David Byrne is having an amazing summer. First he unveils “Playing the Building,” an art installation where he rigged an old maritime building near Manhattan’s seaport with sound creating devices linked to a prepared keyboard. Then he designs and installs a number of creative bike racks around New York City that function as a love letter to New York’s life and history. And now this, a new collaborative album with Brian Eno, the master composer who produced some of the Talking Heads’ best albums and worked with Byrne to create the wonderful experimental pop album “My Life In The Bush Of Ghosts” in 1981. The new album, called “Everything That Happens Will Happen Today,” is available directly from David’s website, and features a collection of pop songs that were written by Byrne and Eno from across the Atlantic Ocean. Critics like to call Eno’s music “sonic landscapes,” a term that’s frequenty associated with Eno for his “ambient” compositions (some say he invented the genre, with “Music for Airports” being a personal favorite). The term is being stretched ever so slightly in this context. The new songs don’t live on a sprawling foundation of slightly changing contours. They are straight up pop set over lush and extraordinarily balanced instrumentation and production that will no doubt please the millions of listeners familiar with U2’s “All That You Can’t Leave Behind.” “Everything That Happens Will Happen Today” contains some of Byrne’s best writing to date. This song, “Life Is Long,” a soaring gospel rock prayer, puts Byrne in strange but familiar territory, a soaring prayer with an arch sensibility that finds Byrne about as happy as ever. It’s a song about second chances, perhaps a self-reflexive comment on the thrill he must feel to be working with his pal Eno once again. You can buy his album digitally for about $9 from his website, or pay a few bucks extra to have the CD shipped to you when it’s physically released in November.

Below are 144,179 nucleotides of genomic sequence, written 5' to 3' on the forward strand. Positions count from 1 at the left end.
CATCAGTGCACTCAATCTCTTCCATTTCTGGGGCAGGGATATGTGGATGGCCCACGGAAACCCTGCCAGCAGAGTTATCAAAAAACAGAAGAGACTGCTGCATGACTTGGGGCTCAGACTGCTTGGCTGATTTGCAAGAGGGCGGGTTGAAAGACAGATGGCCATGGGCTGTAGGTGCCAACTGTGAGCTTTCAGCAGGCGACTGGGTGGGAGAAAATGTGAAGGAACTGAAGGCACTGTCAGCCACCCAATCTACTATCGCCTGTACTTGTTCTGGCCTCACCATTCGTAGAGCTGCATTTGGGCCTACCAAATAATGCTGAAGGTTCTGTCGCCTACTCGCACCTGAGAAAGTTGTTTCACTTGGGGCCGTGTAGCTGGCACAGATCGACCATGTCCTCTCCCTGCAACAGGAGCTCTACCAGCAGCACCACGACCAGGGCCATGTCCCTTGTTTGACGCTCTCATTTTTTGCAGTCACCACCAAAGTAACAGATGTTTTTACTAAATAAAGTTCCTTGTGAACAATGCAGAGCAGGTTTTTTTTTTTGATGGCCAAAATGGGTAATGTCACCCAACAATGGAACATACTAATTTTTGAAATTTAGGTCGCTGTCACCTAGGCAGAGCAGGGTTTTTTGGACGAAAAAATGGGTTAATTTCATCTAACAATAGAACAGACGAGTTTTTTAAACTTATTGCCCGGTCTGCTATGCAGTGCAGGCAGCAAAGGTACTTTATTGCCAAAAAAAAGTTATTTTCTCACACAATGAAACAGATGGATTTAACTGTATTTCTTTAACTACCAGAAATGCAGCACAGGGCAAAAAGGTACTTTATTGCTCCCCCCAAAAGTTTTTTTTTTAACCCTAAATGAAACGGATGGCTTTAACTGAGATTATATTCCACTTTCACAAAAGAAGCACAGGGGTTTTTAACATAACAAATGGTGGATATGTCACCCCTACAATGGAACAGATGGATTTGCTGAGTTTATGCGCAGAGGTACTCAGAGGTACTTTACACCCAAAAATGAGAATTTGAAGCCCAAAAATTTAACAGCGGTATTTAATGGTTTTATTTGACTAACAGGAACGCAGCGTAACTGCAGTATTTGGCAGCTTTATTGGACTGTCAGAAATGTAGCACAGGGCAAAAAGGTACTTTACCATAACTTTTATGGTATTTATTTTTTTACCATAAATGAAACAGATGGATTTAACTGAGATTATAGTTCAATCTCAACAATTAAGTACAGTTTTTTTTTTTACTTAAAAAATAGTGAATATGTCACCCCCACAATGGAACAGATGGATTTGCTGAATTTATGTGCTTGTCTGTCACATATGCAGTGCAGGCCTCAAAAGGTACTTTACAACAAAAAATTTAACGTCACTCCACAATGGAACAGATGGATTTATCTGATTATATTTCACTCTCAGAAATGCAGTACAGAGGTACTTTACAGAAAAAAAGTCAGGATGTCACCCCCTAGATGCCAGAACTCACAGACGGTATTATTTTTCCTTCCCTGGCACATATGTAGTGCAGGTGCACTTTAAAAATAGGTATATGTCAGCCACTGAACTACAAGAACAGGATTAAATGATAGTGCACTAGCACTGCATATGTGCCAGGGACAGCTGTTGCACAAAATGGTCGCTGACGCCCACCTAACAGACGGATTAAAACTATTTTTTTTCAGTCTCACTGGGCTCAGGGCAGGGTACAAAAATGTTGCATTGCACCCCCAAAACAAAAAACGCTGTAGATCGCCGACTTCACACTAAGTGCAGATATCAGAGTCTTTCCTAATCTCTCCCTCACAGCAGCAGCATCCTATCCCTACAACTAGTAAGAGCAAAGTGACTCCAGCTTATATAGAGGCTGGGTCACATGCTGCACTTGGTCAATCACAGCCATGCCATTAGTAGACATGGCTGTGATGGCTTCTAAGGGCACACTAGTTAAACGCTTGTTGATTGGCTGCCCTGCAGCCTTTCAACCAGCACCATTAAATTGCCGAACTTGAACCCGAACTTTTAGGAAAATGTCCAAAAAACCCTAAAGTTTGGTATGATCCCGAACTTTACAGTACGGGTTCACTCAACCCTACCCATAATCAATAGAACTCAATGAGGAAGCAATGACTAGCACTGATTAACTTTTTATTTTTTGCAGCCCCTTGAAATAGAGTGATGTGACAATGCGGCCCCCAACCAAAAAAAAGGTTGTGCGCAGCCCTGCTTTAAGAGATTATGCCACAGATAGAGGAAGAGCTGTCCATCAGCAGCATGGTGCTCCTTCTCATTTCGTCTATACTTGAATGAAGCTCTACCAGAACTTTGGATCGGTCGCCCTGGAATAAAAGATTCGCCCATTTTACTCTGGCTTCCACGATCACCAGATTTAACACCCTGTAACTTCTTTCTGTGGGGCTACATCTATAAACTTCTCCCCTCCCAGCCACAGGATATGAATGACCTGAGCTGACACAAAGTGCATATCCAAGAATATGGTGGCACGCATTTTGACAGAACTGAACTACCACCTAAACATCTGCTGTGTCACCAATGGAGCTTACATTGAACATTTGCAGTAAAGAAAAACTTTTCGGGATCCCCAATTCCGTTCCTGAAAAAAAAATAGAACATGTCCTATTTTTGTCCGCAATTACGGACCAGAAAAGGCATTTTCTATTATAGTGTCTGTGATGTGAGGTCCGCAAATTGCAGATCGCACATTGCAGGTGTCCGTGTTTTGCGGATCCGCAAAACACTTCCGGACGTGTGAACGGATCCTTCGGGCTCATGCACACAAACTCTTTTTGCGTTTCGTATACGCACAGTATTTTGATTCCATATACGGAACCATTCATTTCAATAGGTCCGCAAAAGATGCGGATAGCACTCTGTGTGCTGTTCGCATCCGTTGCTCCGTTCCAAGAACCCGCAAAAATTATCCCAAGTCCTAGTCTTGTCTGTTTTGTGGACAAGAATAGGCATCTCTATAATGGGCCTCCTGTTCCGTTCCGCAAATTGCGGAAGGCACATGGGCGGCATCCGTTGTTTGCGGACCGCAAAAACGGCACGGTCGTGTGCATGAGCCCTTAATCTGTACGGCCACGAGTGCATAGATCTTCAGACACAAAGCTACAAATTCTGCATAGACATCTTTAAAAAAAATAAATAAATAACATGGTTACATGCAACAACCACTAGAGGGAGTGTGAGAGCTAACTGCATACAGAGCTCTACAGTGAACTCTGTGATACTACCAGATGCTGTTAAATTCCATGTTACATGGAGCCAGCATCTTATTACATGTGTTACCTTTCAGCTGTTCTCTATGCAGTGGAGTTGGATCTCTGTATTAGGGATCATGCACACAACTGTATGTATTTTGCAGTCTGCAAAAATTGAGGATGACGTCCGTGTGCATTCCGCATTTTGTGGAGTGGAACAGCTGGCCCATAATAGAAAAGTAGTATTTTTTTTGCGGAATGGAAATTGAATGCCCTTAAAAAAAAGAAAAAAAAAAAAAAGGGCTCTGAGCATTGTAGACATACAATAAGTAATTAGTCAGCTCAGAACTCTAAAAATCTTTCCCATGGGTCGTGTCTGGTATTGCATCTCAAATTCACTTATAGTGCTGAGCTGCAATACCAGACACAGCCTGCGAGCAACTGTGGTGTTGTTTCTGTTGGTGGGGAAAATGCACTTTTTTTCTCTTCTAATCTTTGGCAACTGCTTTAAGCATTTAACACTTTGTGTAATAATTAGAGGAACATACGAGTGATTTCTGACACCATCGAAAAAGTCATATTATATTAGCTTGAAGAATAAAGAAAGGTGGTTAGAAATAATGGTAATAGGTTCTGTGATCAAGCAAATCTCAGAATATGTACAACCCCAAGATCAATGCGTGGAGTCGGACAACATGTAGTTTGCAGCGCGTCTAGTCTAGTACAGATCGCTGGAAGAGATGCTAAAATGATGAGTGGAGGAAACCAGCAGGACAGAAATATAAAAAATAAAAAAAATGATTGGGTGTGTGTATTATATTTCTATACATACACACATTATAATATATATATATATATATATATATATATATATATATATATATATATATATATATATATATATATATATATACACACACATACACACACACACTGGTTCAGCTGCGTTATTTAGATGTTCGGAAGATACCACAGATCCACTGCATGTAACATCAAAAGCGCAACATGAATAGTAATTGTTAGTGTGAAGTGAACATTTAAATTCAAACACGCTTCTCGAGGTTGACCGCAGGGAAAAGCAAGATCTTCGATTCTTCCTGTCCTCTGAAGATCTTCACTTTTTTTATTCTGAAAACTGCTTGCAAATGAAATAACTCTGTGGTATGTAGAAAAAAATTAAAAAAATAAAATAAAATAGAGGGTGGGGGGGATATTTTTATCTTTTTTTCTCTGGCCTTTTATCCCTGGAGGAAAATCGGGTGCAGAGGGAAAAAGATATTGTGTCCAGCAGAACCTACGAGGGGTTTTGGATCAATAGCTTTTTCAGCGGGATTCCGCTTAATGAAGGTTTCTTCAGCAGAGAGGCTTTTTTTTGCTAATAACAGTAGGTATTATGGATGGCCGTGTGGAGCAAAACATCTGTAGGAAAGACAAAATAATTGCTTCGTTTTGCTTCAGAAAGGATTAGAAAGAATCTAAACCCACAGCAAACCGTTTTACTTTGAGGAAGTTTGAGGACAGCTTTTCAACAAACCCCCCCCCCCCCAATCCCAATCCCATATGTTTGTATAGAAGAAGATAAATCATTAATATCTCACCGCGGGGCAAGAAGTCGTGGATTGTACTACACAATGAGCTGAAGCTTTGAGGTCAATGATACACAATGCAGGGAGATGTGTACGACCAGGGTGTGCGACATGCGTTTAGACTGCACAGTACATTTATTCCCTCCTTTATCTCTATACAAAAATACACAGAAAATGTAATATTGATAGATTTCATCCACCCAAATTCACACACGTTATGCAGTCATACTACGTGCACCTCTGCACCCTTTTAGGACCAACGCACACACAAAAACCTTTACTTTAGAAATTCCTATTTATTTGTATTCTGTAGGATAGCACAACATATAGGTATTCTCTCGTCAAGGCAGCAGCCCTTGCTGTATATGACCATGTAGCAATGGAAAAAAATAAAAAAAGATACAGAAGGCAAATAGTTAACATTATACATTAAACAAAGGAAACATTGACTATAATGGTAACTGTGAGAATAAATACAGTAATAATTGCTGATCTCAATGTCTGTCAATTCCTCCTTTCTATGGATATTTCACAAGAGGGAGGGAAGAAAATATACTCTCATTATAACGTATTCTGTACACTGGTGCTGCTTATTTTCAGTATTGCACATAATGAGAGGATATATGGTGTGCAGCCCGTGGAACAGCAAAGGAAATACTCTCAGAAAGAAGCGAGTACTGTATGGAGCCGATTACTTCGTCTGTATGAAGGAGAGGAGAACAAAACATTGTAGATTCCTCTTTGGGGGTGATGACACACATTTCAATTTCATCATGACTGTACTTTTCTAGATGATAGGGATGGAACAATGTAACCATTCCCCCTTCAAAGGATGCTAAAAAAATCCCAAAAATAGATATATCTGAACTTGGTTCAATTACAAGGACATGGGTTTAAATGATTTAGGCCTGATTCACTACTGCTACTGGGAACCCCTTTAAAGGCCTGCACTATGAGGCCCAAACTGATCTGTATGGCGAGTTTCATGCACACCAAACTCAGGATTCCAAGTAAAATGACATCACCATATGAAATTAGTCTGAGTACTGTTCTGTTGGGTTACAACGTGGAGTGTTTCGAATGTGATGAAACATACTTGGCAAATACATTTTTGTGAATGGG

August 20, 2008

David Byrne is having an amazing summer. First he unveils “Playing the Building,” an art installation where he rigged an old maritime building near Manhattan’s seaport with sound creating devices linked to a prepared keyboard. Then he designs and installs a number of creative bike racks around New York City that function as a love letter to New York’s life and history. And now this, a new collaborative album with Brian Eno, the master composer who produced some of the Talking Heads’ best albums and worked with Byrne to create the wonderful experimental pop album “My Life In The Bush Of Ghosts” in 1981.

The new album, called “Everything That Happens Will Happen Today,” is available directly from David’s website, and features a collection of pop songs that were written by Byrne and Eno from across the Atlantic Ocean. Critics like to call Eno’s music “sonic landscapes,” a term that’s frequenty associated with Eno for his “ambient” compositions (some say he invented the genre, with “Music for Airports” being a personal favorite). The term is being stretched ever so slightly in this context. The new songs don’t live on a sprawling foundation of slightly changing contours. They are straight up pop set over lush and extraordinarily balanced instrumentation and production that will no doubt please the millions of listeners familiar with U2’s “All That You Can’t Leave Behind.”

“Everything That Happens Will Happen Today” contains some of Byrne’s best writing to date. This song, “Life Is Long,” a soaring gospel rock prayer, puts Byrne in strange but familiar territory, a soaring prayer with an arch sensibility that finds Byrne about as happy as ever. It’s a song about second chances, perhaps a self-reflexive comment on the thrill he must feel to be working with his pal Eno once again.

You can buy his album digitally for about $9 from his website, or pay a few bucks extra to have the CD shipped to you when it’s physically released in November.

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